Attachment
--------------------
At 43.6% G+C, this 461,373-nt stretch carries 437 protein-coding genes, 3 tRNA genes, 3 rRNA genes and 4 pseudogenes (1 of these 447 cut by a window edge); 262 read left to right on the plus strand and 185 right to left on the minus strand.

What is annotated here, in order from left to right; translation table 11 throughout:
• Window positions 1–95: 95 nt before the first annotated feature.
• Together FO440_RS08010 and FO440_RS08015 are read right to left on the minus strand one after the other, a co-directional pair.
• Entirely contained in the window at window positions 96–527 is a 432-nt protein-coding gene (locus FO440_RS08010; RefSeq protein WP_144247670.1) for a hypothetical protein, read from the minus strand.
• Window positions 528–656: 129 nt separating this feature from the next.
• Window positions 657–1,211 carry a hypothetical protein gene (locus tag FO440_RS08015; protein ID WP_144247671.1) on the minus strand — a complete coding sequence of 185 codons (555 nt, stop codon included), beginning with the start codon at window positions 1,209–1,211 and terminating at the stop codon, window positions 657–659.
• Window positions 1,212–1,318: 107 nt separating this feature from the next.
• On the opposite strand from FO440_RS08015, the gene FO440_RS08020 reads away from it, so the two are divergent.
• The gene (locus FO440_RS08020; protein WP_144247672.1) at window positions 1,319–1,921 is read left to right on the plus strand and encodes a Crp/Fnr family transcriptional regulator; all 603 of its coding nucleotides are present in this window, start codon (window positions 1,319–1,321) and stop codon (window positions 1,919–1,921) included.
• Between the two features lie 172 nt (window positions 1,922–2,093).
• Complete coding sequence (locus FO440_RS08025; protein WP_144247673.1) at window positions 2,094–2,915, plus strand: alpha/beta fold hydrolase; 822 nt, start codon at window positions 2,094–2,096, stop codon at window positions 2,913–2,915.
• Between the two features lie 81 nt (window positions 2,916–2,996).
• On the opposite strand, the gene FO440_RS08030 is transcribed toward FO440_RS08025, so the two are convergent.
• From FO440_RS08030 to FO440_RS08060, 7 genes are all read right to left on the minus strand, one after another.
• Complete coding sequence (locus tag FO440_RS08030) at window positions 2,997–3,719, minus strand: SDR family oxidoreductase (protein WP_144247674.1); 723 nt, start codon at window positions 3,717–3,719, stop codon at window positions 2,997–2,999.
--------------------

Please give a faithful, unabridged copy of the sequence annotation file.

At 43.6% G+C, this 461,373-nt stretch carries 437 protein-coding genes, 3 tRNA genes, 3 rRNA genes and 4 pseudogenes (1 of these 447 cut by a window edge); 262 read left to right on the plus strand and 185 right to left on the minus strand.

What is annotated here, in order from left to right; translation table 11 throughout:
• Window positions 1–95: 95 nt before the first annotated feature.
• Together FO440_RS08010 and FO440_RS08015 are read right to left on the minus strand one after the other, a co-directional pair.
• Entirely contained in the window at window positions 96–527 is a 432-nt protein-coding gene (locus FO440_RS08010; RefSeq protein WP_144247670.1) for a hypothetical protein, read from the minus strand.
• Window positions 528–656: 129 nt separating this feature from the next.
• Window positions 657–1,211 carry a hypothetical protein gene (locus tag FO440_RS08015; protein ID WP_144247671.1) on the minus strand — a complete coding sequence of 185 codons (555 nt, stop codon included), beginning with the start codon at window positions 1,209–1,211 and terminating at the stop codon, window positions 657–659.
• Window positions 1,212–1,318: 107 nt separating this feature from the next.
• On the opposite strand from FO440_RS08015, the gene FO440_RS08020 reads away from it, so the two are divergent.
• The gene (locus FO440_RS08020; protein WP_144247672.1) at window positions 1,319–1,921 is read left to right on the plus strand and encodes a Crp/Fnr family transcriptional regulator; all 603 of its coding nucleotides are present in this window, start codon (window positions 1,319–1,321) and stop codon (window positions 1,919–1,921) included.
• Between the two features lie 172 nt (window positions 1,922–2,093).
• Complete coding sequence (locus FO440_RS08025; protein WP_144247673.1) at window positions 2,094–2,915, plus strand: alpha/beta fold hydrolase; 822 nt, start codon at window positions 2,094–2,096, stop codon at window positions 2,913–2,915.
• Between the two features lie 81 nt (window positions 2,916–2,996).
• On the opposite strand, the gene FO440_RS08030 is transcribed toward FO440_RS08025, so the two are convergent.
• From FO440_RS08030 to FO440_RS08060, 7 genes are all read right to left on the minus strand, one after another.
• Complete coding sequence (locus tag FO440_RS08030) at window positions 2,997–3,719, minus strand: SDR family oxidoreductase (protein WP_144247674.1); 723 nt, start codon at window positions 3,717–3,719, stop codon at window positions 2,997–2,999.